We have fixed the original of the Sabbatical rest, according to the best light we have received into these things, and confirmed the reasons of it with the consent of mankind. The next step in our progress must be an inquiry into its causes. And here also we fall immediately into those difficulties and entanglements, which the various apprehensions of learned men, promoted and defended with much diligence, have occasioned. I have no design to oppose or to contend with any, although, a modest examination of the reasons of some, will be indispen bly necessary to me. All that I crave, is the liberty of proposing my own thoughts and judgment in this matter, with the reasons and grounds of them. When that is done, I shall humbly submit the whole to the examination and judgment, of all that call upon the name of our Lord Jesus Christ, their Lord, and ours.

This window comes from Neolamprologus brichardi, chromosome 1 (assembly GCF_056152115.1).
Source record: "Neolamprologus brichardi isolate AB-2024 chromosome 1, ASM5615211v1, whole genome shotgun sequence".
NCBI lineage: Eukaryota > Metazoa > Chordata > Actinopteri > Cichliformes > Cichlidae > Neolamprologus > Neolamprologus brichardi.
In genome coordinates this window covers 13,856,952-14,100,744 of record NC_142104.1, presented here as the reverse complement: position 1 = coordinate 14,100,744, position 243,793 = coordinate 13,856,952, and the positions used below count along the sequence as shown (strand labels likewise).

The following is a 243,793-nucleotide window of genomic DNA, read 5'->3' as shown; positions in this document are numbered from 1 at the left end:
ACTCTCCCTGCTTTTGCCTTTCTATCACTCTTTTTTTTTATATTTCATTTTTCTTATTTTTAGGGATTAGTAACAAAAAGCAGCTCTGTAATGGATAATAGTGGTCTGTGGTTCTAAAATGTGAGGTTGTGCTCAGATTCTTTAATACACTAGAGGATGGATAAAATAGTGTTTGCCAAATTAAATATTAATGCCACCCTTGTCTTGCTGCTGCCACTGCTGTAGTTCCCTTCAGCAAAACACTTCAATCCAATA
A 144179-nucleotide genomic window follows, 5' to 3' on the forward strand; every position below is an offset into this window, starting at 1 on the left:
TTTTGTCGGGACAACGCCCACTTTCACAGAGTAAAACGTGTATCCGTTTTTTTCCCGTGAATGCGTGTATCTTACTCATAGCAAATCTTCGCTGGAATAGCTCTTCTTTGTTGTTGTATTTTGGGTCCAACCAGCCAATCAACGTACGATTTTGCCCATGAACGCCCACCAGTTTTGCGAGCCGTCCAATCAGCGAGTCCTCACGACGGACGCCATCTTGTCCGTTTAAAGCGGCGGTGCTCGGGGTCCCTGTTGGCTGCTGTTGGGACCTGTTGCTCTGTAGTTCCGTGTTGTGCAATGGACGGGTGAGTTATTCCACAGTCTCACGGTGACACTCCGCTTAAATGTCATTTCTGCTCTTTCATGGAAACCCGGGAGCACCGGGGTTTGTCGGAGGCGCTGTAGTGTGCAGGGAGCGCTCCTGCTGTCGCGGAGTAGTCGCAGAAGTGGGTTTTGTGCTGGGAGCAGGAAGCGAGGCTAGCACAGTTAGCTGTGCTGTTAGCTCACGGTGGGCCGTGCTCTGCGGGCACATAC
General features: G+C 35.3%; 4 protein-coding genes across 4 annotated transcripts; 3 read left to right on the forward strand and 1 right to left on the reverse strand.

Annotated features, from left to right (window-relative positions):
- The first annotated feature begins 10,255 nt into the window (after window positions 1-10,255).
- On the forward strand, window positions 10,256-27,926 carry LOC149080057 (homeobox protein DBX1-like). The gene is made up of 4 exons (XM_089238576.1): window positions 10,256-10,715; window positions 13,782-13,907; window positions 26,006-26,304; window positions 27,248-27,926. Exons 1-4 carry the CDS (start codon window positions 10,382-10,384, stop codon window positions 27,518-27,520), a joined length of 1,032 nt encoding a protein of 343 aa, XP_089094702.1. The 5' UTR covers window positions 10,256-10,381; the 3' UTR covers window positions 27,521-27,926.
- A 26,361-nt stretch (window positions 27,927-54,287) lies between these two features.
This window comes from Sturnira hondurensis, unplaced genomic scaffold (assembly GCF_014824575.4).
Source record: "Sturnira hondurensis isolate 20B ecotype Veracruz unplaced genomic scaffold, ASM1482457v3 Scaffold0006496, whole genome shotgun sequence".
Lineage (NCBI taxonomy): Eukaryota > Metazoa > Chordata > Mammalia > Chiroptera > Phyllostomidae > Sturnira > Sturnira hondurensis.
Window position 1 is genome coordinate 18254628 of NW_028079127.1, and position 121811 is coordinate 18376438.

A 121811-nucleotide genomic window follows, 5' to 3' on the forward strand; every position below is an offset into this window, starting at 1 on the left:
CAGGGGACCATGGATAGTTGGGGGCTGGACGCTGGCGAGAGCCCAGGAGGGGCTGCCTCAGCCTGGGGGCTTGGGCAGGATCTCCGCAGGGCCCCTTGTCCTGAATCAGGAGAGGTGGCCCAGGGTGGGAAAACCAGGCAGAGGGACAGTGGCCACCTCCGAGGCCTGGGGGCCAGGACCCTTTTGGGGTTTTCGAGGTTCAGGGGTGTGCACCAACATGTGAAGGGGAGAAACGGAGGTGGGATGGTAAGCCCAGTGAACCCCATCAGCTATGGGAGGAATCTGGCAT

$2. First, It is agreed by all that God alone is the supreme, original, and absolute cause of the Sabbath. Whenever it began, whenever it ends, be it expired, or still in force, of what kind soever were its institution, the law of it was from God. It was from heaven, and not of men ; and the will of God is the sole rule and measure of our observance of it, and obedience to him therein. What may, or may not be done, in reference to the observance of a day of holy rest by any inferior authority, comes not here under consideration. But whereas there are two sorts of laws, whereby God requires the obedience of his ra. tional creatures, which are commonly called moral and positive, it is greatly questioned and disputed, to whether of these sorts doth belong the command of a Sabbatical rest. Positive laws are taken to be such, as have no reason for them in themselves, nothing of the matter of them is taken from the things themselves commanded, but do depend merely and solely on the sovereign will and pleasure of God. Such were the laws and institutions of the sacrifices of old; and such are those which concern the sacraments and other things of the like nature, under the New Testament. Moral laws are such as have the reasons of them taken from the nature of the things themselves, required in them. For they are good, from their respect to the nature of God himself, and from that nature and order of all things, which he hath placed in the creation.' So that this sort of laws, is but declarative of the absolute goodness of what